These receptors are closely regulated by a variety of mechanisms, but they particularly interfere with angiogenesis in the absence of interaction between vitronectin, a type of extracellular matrix, and endothelial cells. This may be due to the fact that integrin, an extracellular binding receptor expressed on cell surface, is connected with cytoskeleton, which gives cells shape and mediates traction during cell migration, and induces intercellular signaling mechanism. Among others, αvβ3 and αvβ5, known vitronectin binding receptors, play an important role in angiogenesis, because they can also bind to other components of extracellular matrix, such as fibronectin, fibrinogen and fibrin.

    Endothelial cell connects capillaries and forms capillary network for healing wound. Angiogenesis is very important for wound healing as a mechanism for delivering new healing factors to the wound site. The process of angiogenesis stops when the wound has proper blood supply, which is speculated to be regulated by oxygen tension. In wounds, hypoxia promotes angiogenesis, while normal oxygen tension stops it.

    Wound site is replaced by granulation tissues, because of the proliferation of multiple new capillaries. FGF2 and vascular endothelial growth factor (VEGF), released from macrophage or injured endothelial cell, help angiogenesis. αvβ3 integrin, a type of receptor in extra cellular matrix, should be expressed on endothelial cells.


    6. Wound Contracture

    Contraction is a centrifugal force toward the center of the wound and is important for wound closure . Contracture refers to a hypertrophic scar or scarring developed by wound contraction, causing deformation of the surrounding tissues or joint areas.

    The purpose of wound re-epithelization is to reduce wound size by inducing contraction, pulling one side of a wound to another. In 3-4 days after sustaining a wound, fibroblasts start proliferation and a number of various growth factors affect these fibroblasts. Platelet-derived growth factor (PDGF) and TGF-β, in particular, are released from fibroblasts and keratinocytes of surrounding tissues, and are deeply involved in wound contracture.

    In order to maneuver out of the fibrin clot, fibroblasts use fibronectin, a component of extracellular matrix, and this is known to be regulated by actinomycin cytoskeleton, which plays a very important role in cell migration. In about 7 days after injury, the wound is replaced by fibroblasts, which releases new collagen, by TGF-β1 and other growth factors, and some fibroblasts, which convert to myofibroblast during this time, express a-smooth muscle actin. These are similar to smooth muscle cell with potent ability of contraction, and TGF-β is involved in this change.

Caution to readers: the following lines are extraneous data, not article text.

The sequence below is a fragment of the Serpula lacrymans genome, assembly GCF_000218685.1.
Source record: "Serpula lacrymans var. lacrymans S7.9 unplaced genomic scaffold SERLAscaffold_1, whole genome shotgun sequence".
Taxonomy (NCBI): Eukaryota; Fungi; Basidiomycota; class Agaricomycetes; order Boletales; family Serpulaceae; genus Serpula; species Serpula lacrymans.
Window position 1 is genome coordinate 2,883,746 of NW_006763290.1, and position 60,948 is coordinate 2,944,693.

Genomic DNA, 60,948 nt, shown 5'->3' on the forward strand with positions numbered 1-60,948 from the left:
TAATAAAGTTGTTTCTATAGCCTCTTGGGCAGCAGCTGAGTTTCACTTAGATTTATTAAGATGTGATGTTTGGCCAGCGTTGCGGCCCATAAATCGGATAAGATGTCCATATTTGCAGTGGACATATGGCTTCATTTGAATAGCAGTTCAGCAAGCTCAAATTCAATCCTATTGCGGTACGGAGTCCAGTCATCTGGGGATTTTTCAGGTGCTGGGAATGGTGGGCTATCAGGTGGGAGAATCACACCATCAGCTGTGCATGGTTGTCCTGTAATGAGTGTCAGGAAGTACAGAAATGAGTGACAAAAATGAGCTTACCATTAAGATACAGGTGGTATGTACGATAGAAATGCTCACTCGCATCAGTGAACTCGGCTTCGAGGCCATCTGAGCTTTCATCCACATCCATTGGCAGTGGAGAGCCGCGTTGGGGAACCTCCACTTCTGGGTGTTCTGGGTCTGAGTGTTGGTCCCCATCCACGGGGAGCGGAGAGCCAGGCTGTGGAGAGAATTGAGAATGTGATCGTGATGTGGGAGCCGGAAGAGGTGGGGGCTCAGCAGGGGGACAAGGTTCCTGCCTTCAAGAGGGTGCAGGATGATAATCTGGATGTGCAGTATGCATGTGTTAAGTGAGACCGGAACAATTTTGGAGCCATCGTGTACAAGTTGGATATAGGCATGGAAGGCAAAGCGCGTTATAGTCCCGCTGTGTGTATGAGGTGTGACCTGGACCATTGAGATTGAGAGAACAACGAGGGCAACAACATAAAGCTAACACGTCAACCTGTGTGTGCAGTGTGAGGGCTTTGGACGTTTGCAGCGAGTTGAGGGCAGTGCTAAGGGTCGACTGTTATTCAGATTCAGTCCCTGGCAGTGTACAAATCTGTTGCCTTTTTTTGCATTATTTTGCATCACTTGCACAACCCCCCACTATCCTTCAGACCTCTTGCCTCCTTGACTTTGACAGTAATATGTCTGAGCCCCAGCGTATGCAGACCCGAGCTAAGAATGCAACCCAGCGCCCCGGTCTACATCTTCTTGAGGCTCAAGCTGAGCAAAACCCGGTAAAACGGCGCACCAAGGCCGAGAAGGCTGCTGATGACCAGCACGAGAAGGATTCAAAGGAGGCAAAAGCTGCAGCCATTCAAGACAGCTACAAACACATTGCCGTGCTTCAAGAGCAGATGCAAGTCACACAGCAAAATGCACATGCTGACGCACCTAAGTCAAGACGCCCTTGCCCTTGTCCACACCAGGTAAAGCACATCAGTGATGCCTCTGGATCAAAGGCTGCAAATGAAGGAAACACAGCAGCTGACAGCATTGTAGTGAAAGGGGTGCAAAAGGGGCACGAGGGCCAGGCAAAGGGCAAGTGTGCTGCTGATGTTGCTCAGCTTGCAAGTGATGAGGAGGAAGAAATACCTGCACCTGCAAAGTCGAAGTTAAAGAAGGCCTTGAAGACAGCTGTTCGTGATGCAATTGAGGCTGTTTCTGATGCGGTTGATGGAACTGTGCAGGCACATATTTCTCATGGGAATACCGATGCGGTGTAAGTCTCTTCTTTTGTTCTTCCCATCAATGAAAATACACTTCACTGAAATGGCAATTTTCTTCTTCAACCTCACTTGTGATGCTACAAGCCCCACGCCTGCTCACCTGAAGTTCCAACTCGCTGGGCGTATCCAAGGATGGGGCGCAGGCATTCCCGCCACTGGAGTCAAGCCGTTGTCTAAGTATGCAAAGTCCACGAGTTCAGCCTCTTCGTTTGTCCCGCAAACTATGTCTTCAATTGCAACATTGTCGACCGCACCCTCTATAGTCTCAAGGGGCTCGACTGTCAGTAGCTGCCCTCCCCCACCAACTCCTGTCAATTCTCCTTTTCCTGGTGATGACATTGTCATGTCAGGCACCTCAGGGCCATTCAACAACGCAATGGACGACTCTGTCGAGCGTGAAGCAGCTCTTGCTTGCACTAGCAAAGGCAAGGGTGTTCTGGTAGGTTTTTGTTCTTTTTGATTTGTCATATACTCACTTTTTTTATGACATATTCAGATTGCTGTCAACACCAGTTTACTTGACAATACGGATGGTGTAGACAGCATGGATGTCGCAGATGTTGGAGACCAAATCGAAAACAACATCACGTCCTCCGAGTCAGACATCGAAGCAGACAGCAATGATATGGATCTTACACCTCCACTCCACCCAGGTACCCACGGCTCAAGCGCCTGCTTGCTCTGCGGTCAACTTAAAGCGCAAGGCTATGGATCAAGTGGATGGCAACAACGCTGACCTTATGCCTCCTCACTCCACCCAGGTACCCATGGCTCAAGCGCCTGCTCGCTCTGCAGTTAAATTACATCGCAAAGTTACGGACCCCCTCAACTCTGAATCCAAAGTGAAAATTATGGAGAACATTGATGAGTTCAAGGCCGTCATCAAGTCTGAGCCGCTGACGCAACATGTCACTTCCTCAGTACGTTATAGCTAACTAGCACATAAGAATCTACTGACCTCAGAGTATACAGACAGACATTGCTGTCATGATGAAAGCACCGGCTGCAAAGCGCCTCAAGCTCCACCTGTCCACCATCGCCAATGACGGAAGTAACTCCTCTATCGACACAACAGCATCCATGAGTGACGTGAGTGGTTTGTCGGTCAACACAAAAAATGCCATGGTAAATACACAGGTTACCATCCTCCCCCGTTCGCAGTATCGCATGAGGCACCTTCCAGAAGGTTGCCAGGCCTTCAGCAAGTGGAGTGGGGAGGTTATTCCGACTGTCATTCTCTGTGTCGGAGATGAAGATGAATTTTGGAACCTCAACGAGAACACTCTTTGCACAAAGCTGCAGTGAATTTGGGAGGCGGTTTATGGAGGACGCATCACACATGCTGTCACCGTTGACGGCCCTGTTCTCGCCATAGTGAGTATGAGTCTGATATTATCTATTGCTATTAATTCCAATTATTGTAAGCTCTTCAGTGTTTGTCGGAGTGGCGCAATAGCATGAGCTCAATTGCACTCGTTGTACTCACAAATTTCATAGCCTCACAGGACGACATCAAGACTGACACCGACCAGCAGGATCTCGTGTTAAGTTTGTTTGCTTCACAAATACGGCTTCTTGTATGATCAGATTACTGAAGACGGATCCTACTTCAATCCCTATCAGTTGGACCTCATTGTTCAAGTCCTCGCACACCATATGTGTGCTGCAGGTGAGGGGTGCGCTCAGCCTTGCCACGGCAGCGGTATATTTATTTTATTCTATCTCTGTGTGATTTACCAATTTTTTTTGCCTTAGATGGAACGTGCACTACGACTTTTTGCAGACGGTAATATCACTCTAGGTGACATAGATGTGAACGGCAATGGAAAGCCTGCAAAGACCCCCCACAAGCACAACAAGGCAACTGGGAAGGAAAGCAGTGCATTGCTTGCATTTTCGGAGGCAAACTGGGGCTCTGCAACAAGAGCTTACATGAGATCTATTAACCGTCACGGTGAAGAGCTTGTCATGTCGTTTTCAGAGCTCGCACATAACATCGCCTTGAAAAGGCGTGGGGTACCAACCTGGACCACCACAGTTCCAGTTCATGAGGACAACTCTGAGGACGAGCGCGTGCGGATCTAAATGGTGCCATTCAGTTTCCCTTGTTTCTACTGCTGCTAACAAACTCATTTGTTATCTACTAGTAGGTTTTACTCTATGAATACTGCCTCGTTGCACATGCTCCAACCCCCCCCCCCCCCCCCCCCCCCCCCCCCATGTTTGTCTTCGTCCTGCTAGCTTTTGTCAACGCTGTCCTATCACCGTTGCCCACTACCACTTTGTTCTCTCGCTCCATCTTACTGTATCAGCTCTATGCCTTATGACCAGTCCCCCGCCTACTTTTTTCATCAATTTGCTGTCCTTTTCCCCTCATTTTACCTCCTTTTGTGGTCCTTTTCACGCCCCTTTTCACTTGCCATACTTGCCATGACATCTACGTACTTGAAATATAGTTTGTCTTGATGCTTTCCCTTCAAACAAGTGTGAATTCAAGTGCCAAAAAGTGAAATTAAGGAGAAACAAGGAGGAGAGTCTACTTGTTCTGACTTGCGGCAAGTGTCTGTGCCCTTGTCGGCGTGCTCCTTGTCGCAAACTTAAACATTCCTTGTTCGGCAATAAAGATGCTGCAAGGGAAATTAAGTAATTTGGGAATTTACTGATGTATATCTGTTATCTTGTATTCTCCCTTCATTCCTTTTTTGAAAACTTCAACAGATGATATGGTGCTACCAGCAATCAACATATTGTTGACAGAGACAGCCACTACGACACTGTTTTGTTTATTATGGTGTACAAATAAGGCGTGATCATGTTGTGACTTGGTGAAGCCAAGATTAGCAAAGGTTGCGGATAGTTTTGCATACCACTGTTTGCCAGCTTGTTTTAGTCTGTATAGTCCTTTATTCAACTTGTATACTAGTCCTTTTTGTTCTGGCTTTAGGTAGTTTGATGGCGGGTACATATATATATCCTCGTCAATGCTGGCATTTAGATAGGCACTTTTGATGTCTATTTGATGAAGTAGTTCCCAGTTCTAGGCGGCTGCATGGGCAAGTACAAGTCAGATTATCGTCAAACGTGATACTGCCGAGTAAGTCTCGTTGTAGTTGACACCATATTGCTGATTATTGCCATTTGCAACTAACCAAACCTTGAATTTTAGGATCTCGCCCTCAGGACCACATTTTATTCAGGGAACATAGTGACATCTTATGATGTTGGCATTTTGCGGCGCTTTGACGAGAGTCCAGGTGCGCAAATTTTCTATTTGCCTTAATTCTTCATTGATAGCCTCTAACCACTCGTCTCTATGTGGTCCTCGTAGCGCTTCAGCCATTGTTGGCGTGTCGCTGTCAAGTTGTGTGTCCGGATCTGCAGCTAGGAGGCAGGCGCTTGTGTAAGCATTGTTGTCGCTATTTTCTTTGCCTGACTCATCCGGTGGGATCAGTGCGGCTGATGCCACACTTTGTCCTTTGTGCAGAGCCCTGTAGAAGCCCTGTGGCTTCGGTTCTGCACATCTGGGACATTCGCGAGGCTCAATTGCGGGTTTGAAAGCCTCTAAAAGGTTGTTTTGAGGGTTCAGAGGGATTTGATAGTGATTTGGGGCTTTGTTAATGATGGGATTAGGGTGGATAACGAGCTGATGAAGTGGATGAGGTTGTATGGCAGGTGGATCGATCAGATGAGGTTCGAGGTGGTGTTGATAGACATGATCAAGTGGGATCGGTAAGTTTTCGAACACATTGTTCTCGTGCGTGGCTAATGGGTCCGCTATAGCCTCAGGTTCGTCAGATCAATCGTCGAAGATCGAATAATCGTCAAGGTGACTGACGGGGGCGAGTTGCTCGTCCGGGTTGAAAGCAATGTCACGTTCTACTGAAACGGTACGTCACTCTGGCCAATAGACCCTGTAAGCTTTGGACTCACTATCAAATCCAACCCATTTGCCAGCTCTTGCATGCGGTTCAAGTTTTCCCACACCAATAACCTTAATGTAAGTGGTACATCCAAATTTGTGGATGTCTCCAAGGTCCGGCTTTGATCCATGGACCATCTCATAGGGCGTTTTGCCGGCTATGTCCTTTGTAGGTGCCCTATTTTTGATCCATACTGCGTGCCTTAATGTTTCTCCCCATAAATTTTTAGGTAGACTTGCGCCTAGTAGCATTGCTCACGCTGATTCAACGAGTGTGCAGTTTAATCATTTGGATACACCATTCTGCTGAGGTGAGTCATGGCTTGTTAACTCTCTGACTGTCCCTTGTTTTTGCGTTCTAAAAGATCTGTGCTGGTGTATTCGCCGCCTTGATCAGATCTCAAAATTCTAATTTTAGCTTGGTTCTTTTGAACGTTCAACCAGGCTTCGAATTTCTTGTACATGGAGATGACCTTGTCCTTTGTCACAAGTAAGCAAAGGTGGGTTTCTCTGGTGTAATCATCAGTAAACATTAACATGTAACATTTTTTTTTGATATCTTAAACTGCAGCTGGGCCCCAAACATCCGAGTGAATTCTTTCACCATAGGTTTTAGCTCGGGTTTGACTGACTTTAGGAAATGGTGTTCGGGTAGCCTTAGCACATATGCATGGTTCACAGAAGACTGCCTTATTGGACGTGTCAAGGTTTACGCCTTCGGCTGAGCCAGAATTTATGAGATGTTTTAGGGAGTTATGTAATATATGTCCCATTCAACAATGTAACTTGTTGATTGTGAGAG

7. Remodelling; Maturation Phase

    As mentioned above, plasminogen activator system and MMP system are known as important protease systems that affect the initial process of wound healing of the human body. MMP, among them, is very important because they promote cell migration by dissolving surrounding extracellular matrix in the early phase of wound healing. It is also important for matrix remodeling during the scar maturation phase after wound healing.

    Fibronectin, fibrin and vitronectin are replaced by collagen III and, as the wound is matured, are gradually replaced by collagen I. MMP-1, -3 and –8, collagenase groups expressed by keratinocyte, fibroblast, endothelial cell and vascular smooth muscle cell, degrade collagen I and III. MMP-2 and –9, gelatinase groups, degrade collagen IV, denatured collagen, elastin and basement membrane. Stromelysin-1(MMP-3) and Matrilysin(MMP-7) broadly act on proteoglycans, laminin, fibronectin, and collagen IV and collagen IX.

    The maturation phase of wound healing entails wound remodeling after wound repair. The scar becomes gradually less hyperemic, by reduction of vascularity, and tissue organization and maturation increase wound strength for up to two years. Despite the increase in wound strength, collagen is not increased in the wound. Hyaluronidase, plasminogen activators, collagenase and elastase participate in wound remodeling. In the matrix, hyaluronate is replaced by dermatan sulfate and chondroitin sulfate, and this process reduces cell migration and differentiation. Plasminogen produces plasmin, which degrades fibrin. Urokinase produced from fibroblast, endothelial cell, keratinocyte and leukocyte activates collagenase and elastase. Collagenase is expressed by macrophage, fibroblast, epithelial cell and leukocyte, and is capable of breaking down the collagen triple helix. Collagenase activity lasts for months after sustaining tissue injury.

    Collagen remodeling involving degradation and synthesis lasts for almost 2 years after wound healing. Compared to collagen which is abundant in proline and lysine in orderly strands, elastin, another structural protein, is comprised of a random coil that can contract to a certain degree and is fewer in number compared to collagen.


    -To be continued-